Homeland Security Secretary Jeh Johnson on Wednesday ordered the cancellation of a plan by the Immigration and Customs Enforcement agency to develop a national license-plate tracking system after privacy advocates raised concern about the initiative.
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The order came just days after ICE solicited proposals from companies to compile a database of license-plate information from commercial and law enforcement tag readers. Officials said the database was intended to help apprehend fugitive illegal immigrants, but the plan raised concerns that the movements of ordinary citizens under no criminal suspicion could be scrutinized.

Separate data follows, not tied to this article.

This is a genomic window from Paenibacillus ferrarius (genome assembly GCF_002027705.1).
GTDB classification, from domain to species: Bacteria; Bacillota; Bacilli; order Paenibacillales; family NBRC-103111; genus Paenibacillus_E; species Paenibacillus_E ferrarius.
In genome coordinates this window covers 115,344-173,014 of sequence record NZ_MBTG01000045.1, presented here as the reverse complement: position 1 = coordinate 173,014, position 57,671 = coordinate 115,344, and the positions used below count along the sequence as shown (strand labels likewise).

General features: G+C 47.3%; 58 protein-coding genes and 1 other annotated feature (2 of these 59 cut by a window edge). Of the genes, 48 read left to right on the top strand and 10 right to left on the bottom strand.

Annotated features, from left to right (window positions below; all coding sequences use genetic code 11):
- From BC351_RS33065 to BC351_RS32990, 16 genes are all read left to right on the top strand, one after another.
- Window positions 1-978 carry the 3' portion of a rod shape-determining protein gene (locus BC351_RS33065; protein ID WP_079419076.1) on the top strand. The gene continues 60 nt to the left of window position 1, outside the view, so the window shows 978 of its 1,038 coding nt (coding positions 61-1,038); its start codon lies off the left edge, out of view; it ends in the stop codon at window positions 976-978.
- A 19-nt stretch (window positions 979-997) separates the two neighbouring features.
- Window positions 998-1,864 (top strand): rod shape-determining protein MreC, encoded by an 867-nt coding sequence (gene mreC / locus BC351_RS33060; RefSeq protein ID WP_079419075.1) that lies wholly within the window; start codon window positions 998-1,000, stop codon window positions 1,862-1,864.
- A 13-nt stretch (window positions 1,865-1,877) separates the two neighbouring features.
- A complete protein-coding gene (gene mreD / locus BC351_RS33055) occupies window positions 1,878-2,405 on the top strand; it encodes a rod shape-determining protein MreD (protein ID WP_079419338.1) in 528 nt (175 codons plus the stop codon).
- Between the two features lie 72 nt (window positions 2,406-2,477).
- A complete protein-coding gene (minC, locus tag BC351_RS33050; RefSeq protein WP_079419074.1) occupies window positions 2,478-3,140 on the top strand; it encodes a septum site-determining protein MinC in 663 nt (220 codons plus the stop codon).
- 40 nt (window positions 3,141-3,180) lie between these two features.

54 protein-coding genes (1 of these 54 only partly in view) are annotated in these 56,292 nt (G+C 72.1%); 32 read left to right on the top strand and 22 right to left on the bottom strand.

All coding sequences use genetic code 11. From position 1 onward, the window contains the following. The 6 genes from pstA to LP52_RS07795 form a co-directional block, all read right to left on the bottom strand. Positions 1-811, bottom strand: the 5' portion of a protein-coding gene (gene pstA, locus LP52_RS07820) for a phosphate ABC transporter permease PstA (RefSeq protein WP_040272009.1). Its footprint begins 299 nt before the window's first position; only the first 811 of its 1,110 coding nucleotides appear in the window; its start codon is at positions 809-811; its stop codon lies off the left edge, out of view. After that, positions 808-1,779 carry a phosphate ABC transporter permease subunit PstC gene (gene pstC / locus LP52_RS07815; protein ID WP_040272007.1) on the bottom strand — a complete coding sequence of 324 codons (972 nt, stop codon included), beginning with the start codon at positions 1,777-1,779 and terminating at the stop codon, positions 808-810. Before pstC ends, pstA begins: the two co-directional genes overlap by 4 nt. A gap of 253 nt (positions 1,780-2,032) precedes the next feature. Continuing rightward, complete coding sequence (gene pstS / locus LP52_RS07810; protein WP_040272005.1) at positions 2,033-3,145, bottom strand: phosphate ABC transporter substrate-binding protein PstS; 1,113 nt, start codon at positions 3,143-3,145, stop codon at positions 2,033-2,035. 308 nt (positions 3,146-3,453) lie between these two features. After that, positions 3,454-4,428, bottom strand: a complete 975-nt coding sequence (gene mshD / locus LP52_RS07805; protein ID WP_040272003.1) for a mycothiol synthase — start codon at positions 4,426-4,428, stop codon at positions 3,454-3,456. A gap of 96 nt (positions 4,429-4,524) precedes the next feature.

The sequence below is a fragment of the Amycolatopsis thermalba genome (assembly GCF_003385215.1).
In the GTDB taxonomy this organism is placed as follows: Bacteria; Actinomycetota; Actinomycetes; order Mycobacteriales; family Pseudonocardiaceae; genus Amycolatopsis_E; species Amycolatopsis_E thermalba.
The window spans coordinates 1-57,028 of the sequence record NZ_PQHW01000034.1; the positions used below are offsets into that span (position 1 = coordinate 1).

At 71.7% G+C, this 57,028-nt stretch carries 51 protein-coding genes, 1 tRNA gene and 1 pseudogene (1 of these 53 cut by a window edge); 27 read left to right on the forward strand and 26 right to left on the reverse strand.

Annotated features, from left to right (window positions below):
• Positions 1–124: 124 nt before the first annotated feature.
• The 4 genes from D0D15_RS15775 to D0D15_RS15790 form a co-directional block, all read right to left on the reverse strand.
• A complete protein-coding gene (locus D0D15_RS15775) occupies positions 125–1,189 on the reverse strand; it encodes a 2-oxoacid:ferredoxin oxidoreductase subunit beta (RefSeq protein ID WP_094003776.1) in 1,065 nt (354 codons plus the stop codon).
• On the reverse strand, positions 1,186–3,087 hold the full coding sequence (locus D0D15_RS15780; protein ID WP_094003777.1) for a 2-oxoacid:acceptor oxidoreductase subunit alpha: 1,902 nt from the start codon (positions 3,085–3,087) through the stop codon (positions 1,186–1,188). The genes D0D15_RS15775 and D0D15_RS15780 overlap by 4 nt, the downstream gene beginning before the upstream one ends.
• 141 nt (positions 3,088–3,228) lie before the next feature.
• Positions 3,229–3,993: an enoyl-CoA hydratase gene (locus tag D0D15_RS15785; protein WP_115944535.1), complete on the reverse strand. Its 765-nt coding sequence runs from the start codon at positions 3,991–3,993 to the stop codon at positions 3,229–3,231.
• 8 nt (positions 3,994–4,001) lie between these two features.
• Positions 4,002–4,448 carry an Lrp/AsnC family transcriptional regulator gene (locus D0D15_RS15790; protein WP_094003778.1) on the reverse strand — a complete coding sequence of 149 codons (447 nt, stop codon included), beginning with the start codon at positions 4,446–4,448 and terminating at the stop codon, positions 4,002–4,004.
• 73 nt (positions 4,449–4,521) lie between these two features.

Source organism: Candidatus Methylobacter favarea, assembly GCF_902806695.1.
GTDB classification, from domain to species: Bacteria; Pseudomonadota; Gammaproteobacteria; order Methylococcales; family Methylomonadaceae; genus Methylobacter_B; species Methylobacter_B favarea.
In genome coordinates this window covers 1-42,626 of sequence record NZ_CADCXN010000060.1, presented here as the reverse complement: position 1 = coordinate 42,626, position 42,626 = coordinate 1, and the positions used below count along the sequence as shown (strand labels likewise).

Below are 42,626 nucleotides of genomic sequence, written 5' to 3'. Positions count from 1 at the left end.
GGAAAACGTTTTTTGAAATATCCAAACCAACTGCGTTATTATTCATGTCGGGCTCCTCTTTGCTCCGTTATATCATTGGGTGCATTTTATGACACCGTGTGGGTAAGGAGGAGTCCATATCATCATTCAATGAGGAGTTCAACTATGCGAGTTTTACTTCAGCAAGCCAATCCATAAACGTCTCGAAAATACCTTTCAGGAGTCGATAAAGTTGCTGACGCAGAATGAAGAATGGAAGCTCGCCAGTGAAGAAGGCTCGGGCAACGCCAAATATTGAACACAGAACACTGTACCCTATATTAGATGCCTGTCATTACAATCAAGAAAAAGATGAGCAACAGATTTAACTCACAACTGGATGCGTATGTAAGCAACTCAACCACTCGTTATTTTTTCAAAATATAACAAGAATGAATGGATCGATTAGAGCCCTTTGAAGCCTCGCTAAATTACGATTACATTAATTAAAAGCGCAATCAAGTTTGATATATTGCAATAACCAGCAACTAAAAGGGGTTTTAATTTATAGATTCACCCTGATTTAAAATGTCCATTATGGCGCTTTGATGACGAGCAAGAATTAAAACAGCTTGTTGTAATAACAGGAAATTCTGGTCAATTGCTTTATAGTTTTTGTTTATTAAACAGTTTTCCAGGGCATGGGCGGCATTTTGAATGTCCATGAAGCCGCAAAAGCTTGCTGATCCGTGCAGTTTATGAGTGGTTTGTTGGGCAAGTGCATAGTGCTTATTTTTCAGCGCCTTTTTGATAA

The data would have been drawn from readers that scan the tags of every vehicle crossing their paths, and would have been accessed only for “ongoing criminal investigations or to locate wanted individuals,” officials told The Washington Post this week.
“The solicitation, which was posted without the awareness of ICE leadership, has been cancelled,” ICE spokeswoman Gillian Christensen said in a statement. “While we continue to support a range of technologies to help meet our law enforcement mission, this solicitation will be reviewed to ensure the path forward appropriately meets our operational needs.”
Lawmakers and privacy advocates reacted with approval.
The fact that the solicitation was posted without knowledge of ICE leadership “highlights a serious management problem within this DHS component that currently does not have a director nominated by the president,” Rep. Bennie G. Thompson (Miss.), the ranking Democrat on the House Homeland Security Committee, said in a statement. He added that he hopes officials will consult with the department’s privacy and civil liberties officers in the future.